Modulation of network oscillatory activity and GABAergic synaptic transmission by CB1 cannabinoid receptors in the rat medial entorhinal cortex

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Abstract

Cannabinoids modulate inhibitory GABAergic neurotransmission in many brain regions. Within the temporal lobe, cannabinoid receptors are highly expressed, and are located presynaptically at inhibitory terminals. Here, we have explored the role of type-1 cannabinoid receptors (CB1Rs) at the level of inhibitory synaptic currents and field-recorded network oscillations. We report that arachidonylcyclopropylamide, an agonist at CB1R, inhibits GABAergic synaptic transmission onto both superficial and deep medial entorhinal (mEC) neurones, but this has little effect on network oscillations in beta/gamma frequency bands. By contrast, the CB1R antagonist/inverse agonist LY320135 (500?nM), increased GABAergic synaptic activity and beta/gamma oscillatory activity in superficial mEC, was suppressed, whilst that in deep mEC was enhanced. These data indicate that cannabinoid-mediated effects on inhibitory synaptic activity may be constitutively active in vitro, and that modulation of CB1R activation using inverse agonists unmasks complex effects of CBR function on network activity.
LanguageEnglish
Article number808564
Number of pages12
JournalNeural Plasticity
Volume2008
DOIs
Publication statusPublished - 19 Jun 2008

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Cannabinoid Receptor CB1
Cannabinoid Receptors
Entorhinal Cortex
Cannabinoids
Synaptic Transmission
Temporal Lobe
Neurons
Brain
arachidonylcyclopropylamide
In Vitro Techniques

Bibliographical note

Copyright © 2008 Nicola H. Morgan et al. This is an open access article distributed under the Creative Commons Attribution License, which permits unrestricted use, distribution, and reproduction in any medium, provided the original work is properly cited.

Keywords

  • entorhinal cortex
  • cannabinoid

Cite this

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abstract = "Cannabinoids modulate inhibitory GABAergic neurotransmission in many brain regions. Within the temporal lobe, cannabinoid receptors are highly expressed, and are located presynaptically at inhibitory terminals. Here, we have explored the role of type-1 cannabinoid receptors (CB1Rs) at the level of inhibitory synaptic currents and field-recorded network oscillations. We report that arachidonylcyclopropylamide, an agonist at CB1R, inhibits GABAergic synaptic transmission onto both superficial and deep medial entorhinal (mEC) neurones, but this has little effect on network oscillations in beta/gamma frequency bands. By contrast, the CB1R antagonist/inverse agonist LY320135 (500?nM), increased GABAergic synaptic activity and beta/gamma oscillatory activity in superficial mEC, was suppressed, whilst that in deep mEC was enhanced. These data indicate that cannabinoid-mediated effects on inhibitory synaptic activity may be constitutively active in vitro, and that modulation of CB1R activation using inverse agonists unmasks complex effects of CBR function on network activity.",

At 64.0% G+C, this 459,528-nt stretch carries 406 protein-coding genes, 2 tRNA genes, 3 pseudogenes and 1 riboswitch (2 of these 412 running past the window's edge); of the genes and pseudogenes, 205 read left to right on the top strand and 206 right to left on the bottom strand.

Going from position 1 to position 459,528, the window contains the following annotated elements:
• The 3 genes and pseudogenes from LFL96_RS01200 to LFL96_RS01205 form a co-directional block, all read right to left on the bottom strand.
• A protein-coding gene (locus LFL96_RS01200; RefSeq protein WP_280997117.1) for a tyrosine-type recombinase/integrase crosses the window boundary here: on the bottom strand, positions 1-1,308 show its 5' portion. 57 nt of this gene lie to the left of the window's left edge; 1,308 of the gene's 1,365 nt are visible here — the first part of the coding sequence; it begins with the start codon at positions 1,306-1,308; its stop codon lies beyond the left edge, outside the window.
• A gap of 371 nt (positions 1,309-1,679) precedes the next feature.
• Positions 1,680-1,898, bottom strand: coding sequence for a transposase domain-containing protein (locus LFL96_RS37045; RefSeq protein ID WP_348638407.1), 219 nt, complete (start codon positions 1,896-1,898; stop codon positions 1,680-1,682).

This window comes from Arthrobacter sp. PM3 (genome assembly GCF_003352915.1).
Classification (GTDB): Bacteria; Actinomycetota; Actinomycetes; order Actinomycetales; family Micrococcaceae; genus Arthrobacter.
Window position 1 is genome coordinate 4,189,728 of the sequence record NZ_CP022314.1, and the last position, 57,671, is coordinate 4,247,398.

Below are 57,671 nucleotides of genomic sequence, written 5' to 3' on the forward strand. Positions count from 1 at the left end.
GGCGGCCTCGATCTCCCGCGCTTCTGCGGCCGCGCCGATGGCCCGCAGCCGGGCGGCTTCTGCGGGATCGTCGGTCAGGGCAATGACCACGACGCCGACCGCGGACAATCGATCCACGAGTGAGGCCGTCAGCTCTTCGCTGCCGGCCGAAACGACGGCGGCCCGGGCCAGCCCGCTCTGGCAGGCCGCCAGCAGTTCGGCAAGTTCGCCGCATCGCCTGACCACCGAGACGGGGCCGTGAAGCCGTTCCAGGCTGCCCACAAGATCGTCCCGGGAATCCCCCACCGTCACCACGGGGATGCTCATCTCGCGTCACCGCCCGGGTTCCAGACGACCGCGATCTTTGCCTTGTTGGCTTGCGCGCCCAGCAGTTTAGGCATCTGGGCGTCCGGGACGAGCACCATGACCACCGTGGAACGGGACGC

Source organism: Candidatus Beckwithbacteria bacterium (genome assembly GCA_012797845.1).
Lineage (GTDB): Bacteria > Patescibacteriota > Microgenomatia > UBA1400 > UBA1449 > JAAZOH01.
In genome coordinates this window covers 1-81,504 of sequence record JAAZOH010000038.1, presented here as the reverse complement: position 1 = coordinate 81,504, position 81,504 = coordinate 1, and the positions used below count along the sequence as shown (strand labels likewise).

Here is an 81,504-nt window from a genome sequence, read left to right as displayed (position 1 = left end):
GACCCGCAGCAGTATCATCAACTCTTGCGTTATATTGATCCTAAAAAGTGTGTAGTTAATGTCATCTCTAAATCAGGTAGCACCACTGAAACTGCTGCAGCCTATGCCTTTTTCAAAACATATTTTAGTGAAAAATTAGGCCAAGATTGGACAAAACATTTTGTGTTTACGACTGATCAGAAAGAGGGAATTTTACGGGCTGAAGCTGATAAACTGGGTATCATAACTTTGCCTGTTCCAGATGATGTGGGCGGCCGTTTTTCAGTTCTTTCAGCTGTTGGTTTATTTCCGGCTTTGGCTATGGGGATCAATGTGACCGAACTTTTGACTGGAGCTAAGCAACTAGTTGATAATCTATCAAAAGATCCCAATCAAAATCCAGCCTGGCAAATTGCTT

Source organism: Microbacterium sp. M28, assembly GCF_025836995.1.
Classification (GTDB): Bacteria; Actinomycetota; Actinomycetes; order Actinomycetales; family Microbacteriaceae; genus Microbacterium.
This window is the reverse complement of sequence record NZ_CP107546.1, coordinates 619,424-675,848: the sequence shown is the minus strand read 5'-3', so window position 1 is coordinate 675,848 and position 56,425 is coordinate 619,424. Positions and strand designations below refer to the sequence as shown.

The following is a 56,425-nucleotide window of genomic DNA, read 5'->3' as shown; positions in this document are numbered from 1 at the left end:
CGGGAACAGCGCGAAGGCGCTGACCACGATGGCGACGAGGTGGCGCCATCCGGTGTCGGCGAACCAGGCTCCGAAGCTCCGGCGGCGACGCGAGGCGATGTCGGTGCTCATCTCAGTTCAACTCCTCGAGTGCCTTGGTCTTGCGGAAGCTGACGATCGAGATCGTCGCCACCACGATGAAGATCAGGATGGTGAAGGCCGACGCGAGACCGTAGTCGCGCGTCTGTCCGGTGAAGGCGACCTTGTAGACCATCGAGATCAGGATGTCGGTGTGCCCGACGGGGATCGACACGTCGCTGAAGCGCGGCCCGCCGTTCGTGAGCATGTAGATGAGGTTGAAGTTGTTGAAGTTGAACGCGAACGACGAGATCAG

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AU - Woodhall, Gavin

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N2 - Cannabinoids modulate inhibitory GABAergic neurotransmission in many brain regions. Within the temporal lobe, cannabinoid receptors are highly expressed, and are located presynaptically at inhibitory terminals. Here, we have explored the role of type-1 cannabinoid receptors (CB1Rs) at the level of inhibitory synaptic currents and field-recorded network oscillations. We report that arachidonylcyclopropylamide, an agonist at CB1R, inhibits GABAergic synaptic transmission onto both superficial and deep medial entorhinal (mEC) neurones, but this has little effect on network oscillations in beta/gamma frequency bands. By contrast, the CB1R antagonist/inverse agonist LY320135 (500?nM), increased GABAergic synaptic activity and beta/gamma oscillatory activity in superficial mEC, was suppressed, whilst that in deep mEC was enhanced. These data indicate that cannabinoid-mediated effects on inhibitory synaptic activity may be constitutively active in vitro, and that modulation of CB1R activation using inverse agonists unmasks complex effects of CBR function on network activity.

AB - Cannabinoids modulate inhibitory GABAergic neurotransmission in many brain regions. Within the temporal lobe, cannabinoid receptors are highly expressed, and are located presynaptically at inhibitory terminals. Here, we have explored the role of type-1 cannabinoid receptors (CB1Rs) at the level of inhibitory synaptic currents and field-recorded network oscillations. We report that arachidonylcyclopropylamide, an agonist at CB1R, inhibits GABAergic synaptic transmission onto both superficial and deep medial entorhinal (mEC) neurones, but this has little effect on network oscillations in beta/gamma frequency bands. By contrast, the CB1R antagonist/inverse agonist LY320135 (500?nM), increased GABAergic synaptic activity and beta/gamma oscillatory activity in superficial mEC, was suppressed, whilst that in deep mEC was enhanced. These data indicate that cannabinoid-mediated effects on inhibitory synaptic activity may be constitutively active in vitro, and that modulation of CB1R activation using inverse agonists unmasks complex effects of CBR function on network activity.

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